Shark trial may not be so smart
South West Greens MLC Diane Evers has derided the region’s SMART drumline trial as a costly waste of taxpayers’ money with just a “2 per cent success rate”.
As the Greens’ WA spokeswoman for fisheries, Ms Evers criticised the trial during last week’s brief public comment period, saying her views represented “concerns from thousands of Western Australians”.
“The McGowan Government has said extending the SMART drumline trial will help determine the efficacy of this program, despite its 2 per cent success rate costing $6 million to the taxpayer so far,” she said.
“Spending $3 million per great white shark tagged does not strike me as effective research or expenditure.”
Ms Evers said there was no evidence extending the trial would deliver much worthwhile extra information.
The Greens’ view was not backed by others, with Fisheries Minister Peter Tinley declining to defend the cost and Warren-Blackwood MLA Terry Redman saying the program was needed to deepen understanding of shark behaviour to reduce risks to those in the ocean.
“Continuing the drumline trial allows us to build information and knowledge that will ultimately lead to strategies to save lives,” he said.
“By increasing the number of tagged sharks, we can gather precise information about shark movement, and the sensor buoys will provide an accurate picture of sharks in the area.”
But South West Safe Shark Group convenor Keith Halnan — whose activism helped trigger the program — agreed it was “a waste of taxpayers’ funds”.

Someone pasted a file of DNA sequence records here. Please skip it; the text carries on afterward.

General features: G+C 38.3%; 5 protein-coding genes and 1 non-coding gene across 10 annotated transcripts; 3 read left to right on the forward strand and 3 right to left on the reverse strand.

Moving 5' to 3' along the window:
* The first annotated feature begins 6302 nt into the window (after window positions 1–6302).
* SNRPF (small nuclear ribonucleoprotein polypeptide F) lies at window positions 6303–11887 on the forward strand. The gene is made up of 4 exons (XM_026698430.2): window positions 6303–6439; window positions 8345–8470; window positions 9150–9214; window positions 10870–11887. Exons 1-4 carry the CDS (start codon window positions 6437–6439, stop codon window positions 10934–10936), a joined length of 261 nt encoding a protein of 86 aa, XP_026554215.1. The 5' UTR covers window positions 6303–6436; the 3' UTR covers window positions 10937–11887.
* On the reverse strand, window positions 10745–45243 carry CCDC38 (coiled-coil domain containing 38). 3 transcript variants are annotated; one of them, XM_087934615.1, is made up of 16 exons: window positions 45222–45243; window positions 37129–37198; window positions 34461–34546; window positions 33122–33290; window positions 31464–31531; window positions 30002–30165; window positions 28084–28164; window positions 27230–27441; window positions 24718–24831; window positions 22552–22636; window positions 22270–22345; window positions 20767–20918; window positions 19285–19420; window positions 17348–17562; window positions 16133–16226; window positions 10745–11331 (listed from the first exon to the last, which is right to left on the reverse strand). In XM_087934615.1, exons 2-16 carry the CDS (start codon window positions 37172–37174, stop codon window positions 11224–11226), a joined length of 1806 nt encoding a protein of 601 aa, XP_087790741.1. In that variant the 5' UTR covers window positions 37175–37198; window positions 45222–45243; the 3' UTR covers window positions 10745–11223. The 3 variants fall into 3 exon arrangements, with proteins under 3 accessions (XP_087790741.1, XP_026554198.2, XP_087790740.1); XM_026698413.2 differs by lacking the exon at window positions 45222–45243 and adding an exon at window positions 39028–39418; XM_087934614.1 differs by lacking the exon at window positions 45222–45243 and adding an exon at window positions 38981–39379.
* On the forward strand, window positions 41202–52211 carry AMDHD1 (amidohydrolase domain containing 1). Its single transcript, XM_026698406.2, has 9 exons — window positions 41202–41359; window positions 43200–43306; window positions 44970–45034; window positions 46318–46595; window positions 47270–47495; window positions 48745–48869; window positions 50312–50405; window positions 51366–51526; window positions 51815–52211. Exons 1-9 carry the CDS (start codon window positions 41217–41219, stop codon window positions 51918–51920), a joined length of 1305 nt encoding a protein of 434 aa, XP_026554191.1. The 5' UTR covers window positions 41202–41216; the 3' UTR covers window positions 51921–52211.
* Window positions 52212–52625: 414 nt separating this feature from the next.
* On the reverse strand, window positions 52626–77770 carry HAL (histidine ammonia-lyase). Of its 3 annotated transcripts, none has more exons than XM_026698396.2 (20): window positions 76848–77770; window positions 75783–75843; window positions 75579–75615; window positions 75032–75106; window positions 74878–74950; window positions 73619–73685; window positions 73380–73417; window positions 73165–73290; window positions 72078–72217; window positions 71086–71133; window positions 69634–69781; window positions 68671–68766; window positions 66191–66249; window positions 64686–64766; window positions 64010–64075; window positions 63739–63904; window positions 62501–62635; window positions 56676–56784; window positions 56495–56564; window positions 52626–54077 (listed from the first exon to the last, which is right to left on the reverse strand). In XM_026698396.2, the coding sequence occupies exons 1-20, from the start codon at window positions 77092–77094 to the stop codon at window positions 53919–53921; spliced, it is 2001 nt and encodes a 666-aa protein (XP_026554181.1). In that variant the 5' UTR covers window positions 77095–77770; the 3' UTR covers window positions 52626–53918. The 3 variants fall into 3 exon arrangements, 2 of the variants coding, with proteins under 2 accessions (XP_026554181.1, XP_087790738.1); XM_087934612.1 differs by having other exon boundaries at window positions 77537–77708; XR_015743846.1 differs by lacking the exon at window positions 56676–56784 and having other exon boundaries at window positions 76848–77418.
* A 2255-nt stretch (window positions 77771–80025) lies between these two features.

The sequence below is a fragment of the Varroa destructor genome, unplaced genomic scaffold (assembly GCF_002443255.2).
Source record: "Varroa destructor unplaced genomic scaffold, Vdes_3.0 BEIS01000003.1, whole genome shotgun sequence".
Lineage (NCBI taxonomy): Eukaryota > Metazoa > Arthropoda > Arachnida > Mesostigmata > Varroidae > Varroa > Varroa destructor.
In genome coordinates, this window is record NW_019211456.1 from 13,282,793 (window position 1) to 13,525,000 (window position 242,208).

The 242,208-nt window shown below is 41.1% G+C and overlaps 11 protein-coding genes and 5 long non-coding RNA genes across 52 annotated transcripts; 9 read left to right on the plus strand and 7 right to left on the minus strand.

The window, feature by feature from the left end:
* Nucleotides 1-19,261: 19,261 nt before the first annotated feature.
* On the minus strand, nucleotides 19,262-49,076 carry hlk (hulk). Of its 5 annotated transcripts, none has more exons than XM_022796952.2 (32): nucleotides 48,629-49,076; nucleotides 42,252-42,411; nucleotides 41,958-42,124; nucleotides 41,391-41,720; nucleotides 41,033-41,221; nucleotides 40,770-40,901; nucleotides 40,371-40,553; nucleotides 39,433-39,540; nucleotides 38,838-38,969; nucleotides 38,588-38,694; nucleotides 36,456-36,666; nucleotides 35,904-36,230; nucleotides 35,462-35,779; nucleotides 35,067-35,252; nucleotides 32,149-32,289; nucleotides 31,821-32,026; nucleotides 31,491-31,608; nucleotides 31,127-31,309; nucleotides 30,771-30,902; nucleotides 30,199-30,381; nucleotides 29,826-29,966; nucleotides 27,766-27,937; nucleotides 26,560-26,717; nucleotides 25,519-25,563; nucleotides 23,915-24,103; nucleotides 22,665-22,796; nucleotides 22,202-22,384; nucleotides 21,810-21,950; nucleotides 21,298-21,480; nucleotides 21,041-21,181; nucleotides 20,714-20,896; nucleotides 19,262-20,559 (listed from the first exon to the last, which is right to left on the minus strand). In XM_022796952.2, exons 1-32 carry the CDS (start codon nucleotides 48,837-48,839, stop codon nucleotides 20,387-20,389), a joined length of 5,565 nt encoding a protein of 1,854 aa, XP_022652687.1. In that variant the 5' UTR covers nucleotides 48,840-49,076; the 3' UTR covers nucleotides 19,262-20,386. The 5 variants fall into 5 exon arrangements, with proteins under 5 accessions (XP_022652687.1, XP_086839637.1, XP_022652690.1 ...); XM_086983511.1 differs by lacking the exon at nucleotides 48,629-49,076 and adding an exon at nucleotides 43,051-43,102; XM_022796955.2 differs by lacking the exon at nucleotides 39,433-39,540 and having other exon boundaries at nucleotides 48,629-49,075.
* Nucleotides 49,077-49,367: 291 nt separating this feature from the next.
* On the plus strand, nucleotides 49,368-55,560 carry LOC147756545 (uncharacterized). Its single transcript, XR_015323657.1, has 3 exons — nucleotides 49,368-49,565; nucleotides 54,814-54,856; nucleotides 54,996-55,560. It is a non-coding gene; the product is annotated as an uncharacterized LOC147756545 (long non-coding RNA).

Mr Halnan has repeatedly called for a full copy of the NSW program, including different cut baits known to attract great whites. “After all this time and cost without success, wouldn’t you try another bait?” he asked
“CSIRO have captured and tagged over 200 great whites using tuna heads. Why wouldn’t you swap baits?”
He believed there was no true political will to see the trial succeed.
Program supporter Mr Redman wanted to see adjustments made to increase the number of great whites tagged.
He said the region’s tourism sector also benefitted from the program which was part of “a range of strategies” to mitigate shark risks.
Ms Evers said more than 7000 people signed her original 2018 petition opposing the drumline trial.
She believed the program increased risks to beach users as well as marine wildlife. “Over 15 months, 73 non-target species have been captured unnecessarily by this trial,” she said.
“The capture of only two target species in this multi-million dollar program surely cannot be justified as improving safety or as value for taxpayer dollars.”
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